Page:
Internationalization for Beginners in a Challenging Year
What do Amazon, Apple, and Coca Cola have in common? In almost every country, people drink Coke, use Apple products, or have an Amazon account. The products and services of these three companies have thrived due to internationalization. Internationalization prioritizes creating goods and services for foreign use. Internationalization has received renewed attention in 2020. The havoc COVID-19 has wreaked on the world economy this year has taught businesses the necessity of diversifying (via internationalization) and the dangers of being overly reliant on any one Partner or national market. Many businesses in the United States likely reflected on this tough lesson over the Labor Day weekend, pondering how or if they’ll recover.
There are six types of Partners that any company or entrepreneur interested in entering a new market must consider: Manufacturers, Distributors, Wholesalers, Retailers, Vendors, and End Users.
Manufacturers create products from components or raw materials at factories on assembly lines. Once the items have been assembled, they can either be distributed for sale as is or sent to other manufacturers that will use them to create other products. In the latter situation, the items are referred to as intermediate goods, which are goods used to create other goods. Products such as salt and silk are examples of intermediate goods. Examples of manufacturers include the General Motors Corporation, Boeing, and Panasonic.
Distributors continuously buy goods from manufacturers to sell in large quantities to wholesalers, vendors, retailers, or industrial end users. Distributors are vital to manufacturers, and vice versa. Manufacturers profit from products sold to distributors, and distributors help manufacturers reach markets that they are unable to target on their own. Distributors usually have their own warehouses where they store inventory before it’s shipped off to buyers. Examples of distributors include the ABC Supply Company, Airgas, and WESCO Distribution.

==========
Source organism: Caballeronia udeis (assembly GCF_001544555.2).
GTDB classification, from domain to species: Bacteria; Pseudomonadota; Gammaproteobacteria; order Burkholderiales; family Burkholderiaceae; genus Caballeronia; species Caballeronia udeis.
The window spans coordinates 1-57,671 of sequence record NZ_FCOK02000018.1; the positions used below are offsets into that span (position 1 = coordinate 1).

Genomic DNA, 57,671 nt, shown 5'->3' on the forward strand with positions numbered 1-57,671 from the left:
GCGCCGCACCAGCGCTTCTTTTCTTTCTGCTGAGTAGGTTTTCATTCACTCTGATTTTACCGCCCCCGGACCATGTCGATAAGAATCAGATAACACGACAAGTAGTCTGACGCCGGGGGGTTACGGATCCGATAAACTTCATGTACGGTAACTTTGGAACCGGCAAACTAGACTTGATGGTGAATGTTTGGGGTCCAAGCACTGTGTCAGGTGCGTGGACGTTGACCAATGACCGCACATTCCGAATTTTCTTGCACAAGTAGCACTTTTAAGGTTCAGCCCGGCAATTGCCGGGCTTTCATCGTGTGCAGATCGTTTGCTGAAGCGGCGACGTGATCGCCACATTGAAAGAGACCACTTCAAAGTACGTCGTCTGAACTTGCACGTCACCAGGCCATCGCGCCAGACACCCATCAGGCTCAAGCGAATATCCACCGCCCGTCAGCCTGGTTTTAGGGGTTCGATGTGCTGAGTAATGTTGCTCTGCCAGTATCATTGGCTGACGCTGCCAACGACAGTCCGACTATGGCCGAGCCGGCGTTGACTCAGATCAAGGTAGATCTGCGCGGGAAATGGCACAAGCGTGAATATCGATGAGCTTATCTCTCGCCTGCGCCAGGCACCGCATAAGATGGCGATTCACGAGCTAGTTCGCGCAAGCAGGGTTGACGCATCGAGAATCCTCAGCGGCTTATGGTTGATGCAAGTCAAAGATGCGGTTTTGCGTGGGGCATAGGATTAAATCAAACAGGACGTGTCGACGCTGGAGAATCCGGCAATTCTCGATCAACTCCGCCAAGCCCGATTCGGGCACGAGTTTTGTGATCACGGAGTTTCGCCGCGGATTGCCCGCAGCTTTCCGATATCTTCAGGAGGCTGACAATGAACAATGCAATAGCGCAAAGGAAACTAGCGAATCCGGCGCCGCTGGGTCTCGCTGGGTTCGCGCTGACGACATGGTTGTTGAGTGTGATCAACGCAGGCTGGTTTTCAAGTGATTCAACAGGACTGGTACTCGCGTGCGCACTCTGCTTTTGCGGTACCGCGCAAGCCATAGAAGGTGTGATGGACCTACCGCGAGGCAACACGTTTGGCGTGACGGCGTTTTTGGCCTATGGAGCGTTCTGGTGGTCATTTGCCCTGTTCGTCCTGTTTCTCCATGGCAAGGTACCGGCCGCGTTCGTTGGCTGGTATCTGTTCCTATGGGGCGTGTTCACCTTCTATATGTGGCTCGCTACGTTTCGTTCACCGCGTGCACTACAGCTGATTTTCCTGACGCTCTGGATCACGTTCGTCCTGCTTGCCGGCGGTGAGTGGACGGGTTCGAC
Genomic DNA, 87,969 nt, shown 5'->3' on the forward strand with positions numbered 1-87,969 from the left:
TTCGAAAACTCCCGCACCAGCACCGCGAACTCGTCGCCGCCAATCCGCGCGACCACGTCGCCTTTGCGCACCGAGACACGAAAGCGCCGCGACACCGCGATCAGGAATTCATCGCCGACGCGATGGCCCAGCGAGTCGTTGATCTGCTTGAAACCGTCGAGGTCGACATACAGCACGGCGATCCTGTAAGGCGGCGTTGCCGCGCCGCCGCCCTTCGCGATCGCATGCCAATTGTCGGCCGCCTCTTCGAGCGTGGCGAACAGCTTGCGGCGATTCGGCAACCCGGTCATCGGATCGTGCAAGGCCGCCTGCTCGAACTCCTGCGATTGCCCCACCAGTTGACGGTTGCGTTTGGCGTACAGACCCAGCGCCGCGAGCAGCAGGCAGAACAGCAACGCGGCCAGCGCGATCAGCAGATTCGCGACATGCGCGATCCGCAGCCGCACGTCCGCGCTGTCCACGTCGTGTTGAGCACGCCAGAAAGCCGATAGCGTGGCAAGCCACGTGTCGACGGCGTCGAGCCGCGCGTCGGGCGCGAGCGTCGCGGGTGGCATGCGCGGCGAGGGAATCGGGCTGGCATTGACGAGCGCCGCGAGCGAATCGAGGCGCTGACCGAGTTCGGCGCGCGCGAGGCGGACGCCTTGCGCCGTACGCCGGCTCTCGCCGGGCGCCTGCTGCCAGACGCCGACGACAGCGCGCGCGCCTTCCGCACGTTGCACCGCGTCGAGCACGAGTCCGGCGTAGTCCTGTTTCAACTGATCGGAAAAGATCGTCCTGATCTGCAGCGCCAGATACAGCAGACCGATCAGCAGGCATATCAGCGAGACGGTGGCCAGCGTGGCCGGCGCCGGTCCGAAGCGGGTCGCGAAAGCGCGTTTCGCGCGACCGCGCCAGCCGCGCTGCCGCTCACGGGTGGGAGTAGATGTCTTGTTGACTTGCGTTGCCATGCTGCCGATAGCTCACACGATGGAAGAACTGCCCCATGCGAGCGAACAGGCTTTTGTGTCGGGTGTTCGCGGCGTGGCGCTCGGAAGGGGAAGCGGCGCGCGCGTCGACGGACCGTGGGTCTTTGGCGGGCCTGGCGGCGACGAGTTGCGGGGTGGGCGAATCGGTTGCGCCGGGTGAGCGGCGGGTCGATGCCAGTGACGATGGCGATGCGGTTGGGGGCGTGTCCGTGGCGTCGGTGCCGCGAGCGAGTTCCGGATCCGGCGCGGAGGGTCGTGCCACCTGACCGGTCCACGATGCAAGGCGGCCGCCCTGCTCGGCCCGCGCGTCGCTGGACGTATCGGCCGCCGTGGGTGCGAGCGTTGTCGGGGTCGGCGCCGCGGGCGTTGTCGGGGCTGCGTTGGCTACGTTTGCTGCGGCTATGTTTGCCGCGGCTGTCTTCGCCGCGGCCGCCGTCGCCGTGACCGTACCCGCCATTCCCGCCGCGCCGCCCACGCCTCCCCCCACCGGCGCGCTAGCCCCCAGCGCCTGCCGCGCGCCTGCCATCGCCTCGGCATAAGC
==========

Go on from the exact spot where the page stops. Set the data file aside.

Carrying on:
Wholesalers buy goods in bulk from manufacturers, distributors, or vendors to sell in large quantities to retailers or industrial end users. These goods are stored in warehouses where they wait to be resold, typically for a lower price. Examples of wholesalers include Costco, AmerisourceBergen, and Alibaba.
People sometimes use the terms “distributor” and “wholesaler” interchangeably, or have trouble distinguishing the two. Although their functions are complementary, they are not entirely analogous. Not only do distributors typically serve a larger market than wholesalers, but also their relationships with the manufacturers that supply them fundamentally differ.
During the sales cycle, distributors vigorously market a manufacturer’s products. Distributors also proactively gather feedback from their various clients to convey to the manufacturer. Wholesalers don’t do this, since they are not bound by the types of exclusivity agreements that often exist between manufacturers and distributors. The sole mission of a wholesaler is to ensure that its retail clients have whatever they need in stock. If a given manufacturer doesn’t have the product that the wholesaler’s client is requesting, then that wholesaler is free to get it from any entity that does. In essence, distributors act as sales agents for specific manufacturers, while wholesalers act as buyers for retailers in general.